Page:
- To advance understanding of key policy, institutional issues
The World Bank and the International Monetary Fund (IMF), two of the world’s biggest multilateral financial institutions, in a joint and strategy partnership, have launched a High-Level Advisory Group (HLAG) on sustainable and inclusive economic recovery and growth to help set course through the path for resilient, and inclusive development while securing strong recovery in the face of the coronavirus pandemic and climate change in the next decade.
According to the joint statement by the international lenders, the HLAG aims to advance understanding of key policy and institutional issues that will inform a response to multiple interconnected challenges – the two crises, which are exacerbating poverty and inequality, as well as structural weaknesses that existed before the pandemic.
The group is composed of experts from research institutions, the private sector, and governments. It will be led by Mari Pangestu, managing director for development policy and partnerships, World Bank; Ceyla Pazarbasioglu, director, strategy, policy and review department, International Monetary Fund; and Lord Nicholas Stern of the London School of Economics.
David Malpass, president of the World Bank Group, said, “The poor and most vulnerable have been hit hardest by COVID-19, as well as climate change, and other challenges. I look forward to this High-Level Advisory Group offering new ideas for impactful action, both at country-level and globally, to foster green, resilient and inclusive development and help developing countries get back on track to reduce poverty and inequality.”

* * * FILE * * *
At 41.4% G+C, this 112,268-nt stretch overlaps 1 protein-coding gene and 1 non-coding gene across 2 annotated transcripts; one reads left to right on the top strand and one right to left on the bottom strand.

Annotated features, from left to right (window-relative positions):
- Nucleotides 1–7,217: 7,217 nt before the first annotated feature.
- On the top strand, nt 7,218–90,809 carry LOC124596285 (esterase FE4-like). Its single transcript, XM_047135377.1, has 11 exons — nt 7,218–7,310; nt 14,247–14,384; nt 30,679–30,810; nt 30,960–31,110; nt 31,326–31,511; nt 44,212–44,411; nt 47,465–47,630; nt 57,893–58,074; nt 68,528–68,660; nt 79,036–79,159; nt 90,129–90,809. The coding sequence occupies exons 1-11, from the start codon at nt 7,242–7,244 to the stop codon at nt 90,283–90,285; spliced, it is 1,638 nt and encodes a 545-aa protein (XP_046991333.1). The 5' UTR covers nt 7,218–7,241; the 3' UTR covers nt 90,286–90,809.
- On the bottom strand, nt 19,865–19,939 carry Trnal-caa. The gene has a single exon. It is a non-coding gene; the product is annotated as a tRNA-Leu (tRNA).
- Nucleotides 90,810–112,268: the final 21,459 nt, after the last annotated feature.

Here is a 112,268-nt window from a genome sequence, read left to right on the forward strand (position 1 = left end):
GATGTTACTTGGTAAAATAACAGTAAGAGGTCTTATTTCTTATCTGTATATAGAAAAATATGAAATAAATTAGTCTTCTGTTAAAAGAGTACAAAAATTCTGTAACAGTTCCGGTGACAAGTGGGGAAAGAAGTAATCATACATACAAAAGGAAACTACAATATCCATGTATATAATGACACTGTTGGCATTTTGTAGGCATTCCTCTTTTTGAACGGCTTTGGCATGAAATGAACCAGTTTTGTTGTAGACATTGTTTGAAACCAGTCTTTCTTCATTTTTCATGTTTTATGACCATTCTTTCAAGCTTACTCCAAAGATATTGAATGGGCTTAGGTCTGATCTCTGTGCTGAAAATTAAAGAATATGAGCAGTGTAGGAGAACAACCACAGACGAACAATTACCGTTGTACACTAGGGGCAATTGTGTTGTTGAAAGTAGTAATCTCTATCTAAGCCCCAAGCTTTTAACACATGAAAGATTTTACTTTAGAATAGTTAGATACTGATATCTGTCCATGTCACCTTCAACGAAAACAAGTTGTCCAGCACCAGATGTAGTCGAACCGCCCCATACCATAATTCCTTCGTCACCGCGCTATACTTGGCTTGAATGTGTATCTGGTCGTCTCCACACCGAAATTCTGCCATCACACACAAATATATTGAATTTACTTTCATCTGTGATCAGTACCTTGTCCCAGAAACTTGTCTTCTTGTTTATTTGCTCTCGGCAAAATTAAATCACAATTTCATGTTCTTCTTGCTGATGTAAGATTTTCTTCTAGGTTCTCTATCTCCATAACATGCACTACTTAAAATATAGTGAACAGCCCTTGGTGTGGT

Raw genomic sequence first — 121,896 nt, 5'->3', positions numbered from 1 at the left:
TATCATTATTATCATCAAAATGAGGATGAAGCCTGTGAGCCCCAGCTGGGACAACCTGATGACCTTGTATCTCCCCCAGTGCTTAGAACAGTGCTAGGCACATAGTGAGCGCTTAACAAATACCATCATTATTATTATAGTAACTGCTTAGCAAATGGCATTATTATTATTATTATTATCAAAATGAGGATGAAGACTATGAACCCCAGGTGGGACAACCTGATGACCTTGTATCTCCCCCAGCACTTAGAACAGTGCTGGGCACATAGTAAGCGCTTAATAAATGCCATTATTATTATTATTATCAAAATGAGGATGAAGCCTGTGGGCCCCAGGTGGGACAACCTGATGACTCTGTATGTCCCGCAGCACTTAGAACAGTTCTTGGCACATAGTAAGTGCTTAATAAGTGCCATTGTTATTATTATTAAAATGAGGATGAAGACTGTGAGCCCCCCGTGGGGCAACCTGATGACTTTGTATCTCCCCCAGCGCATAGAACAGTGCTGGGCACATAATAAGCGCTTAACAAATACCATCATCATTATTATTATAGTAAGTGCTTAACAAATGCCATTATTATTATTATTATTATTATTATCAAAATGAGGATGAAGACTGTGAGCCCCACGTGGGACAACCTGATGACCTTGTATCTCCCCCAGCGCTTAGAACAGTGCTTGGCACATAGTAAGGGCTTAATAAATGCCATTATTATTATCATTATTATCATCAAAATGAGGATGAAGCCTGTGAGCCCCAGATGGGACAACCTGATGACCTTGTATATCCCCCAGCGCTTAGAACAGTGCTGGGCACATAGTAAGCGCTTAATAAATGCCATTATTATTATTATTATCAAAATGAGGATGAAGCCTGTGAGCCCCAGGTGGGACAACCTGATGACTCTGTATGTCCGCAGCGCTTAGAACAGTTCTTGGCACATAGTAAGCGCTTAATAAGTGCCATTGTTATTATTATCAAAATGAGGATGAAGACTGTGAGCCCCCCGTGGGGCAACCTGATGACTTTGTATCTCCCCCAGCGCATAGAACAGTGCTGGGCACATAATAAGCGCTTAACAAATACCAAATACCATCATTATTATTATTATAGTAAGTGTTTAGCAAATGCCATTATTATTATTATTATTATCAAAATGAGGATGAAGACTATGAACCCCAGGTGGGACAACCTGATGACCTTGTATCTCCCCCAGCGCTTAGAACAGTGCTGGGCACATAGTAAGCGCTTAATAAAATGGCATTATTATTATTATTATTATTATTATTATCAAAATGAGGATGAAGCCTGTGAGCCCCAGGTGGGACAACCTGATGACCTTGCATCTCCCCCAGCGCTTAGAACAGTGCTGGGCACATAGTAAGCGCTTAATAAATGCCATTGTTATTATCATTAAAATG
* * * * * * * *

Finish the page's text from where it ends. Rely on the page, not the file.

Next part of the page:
Kristalina Georgieva, managing director, IMF said, “The world faces two huge crises—the pandemic, and the climate emergency—that demand radical and coordinated action. Through policy analysis and practical proposals, the High-Level Advisory Group will play a key role in this effort, and I look forward to this important collaboration.”
The advisory group will, in the next 18 months, marshal the combined and complementary policy experience and analytical strengths of its members to set out practical proposals in two phases: First, focus on the immediate challenge of a sustainable and inclusive recovery to inform the processes and meetings in 2021 leading up to the G20 Summit in Rome (October) and the COP26 in Glasgow (November), while the second phase is to deepen the analyses and formulation of actions for sustained transformation in 2022.
However, the World Bank has since the start of the pandemic, committed over $125 billion to combat the health, economic and social impacts. The financing is helping over 100 nations strengthen their preparedness for the pandemic, protect the poor and jobs and jump-start a climate-friendly recovery.
The bank also said it is providing $12 billion to assist low-income and middle-income countries purchase and distribute COVID-19 vaccines, tests and treatments. On climate change, the World Bank Group is the largest multilateral financier of climate action in developing countries, having provided $83 billion in finance for climate change from 2016 to 2020.
On its part, the IMF has also approved $109 billion in financing to 84 countries of which 52 are low-income countries since the start of the pandemic and has recently published a $50 billion roadmap to accelerate the equitable distribution of health tools to help end the health crisis that has devastated lives and livelihoods.
The fund has also provided capacity development to 160 countries during this period. In addition, debt relief under the IMF’s Catastrophe Containment and Relief Trust (CCRT) has been extended to 29 of the fund’s poorest and most vulnerable members reaching almost $700 million for eligible debt service falling due to the IMF through October 15, 2021.
According to the joint statement from the IMF and World Bank, the HLAG will, in addition to senior staff of the World Bank and IMF, propose ideas and frameworks for strategic and practical national and global action. These would contribute towards a sustainable and inclusive recovery, as well as setting the agenda for a sustained transformation based on new perspectives and models of growth and development.
Frontpage September 17, 2019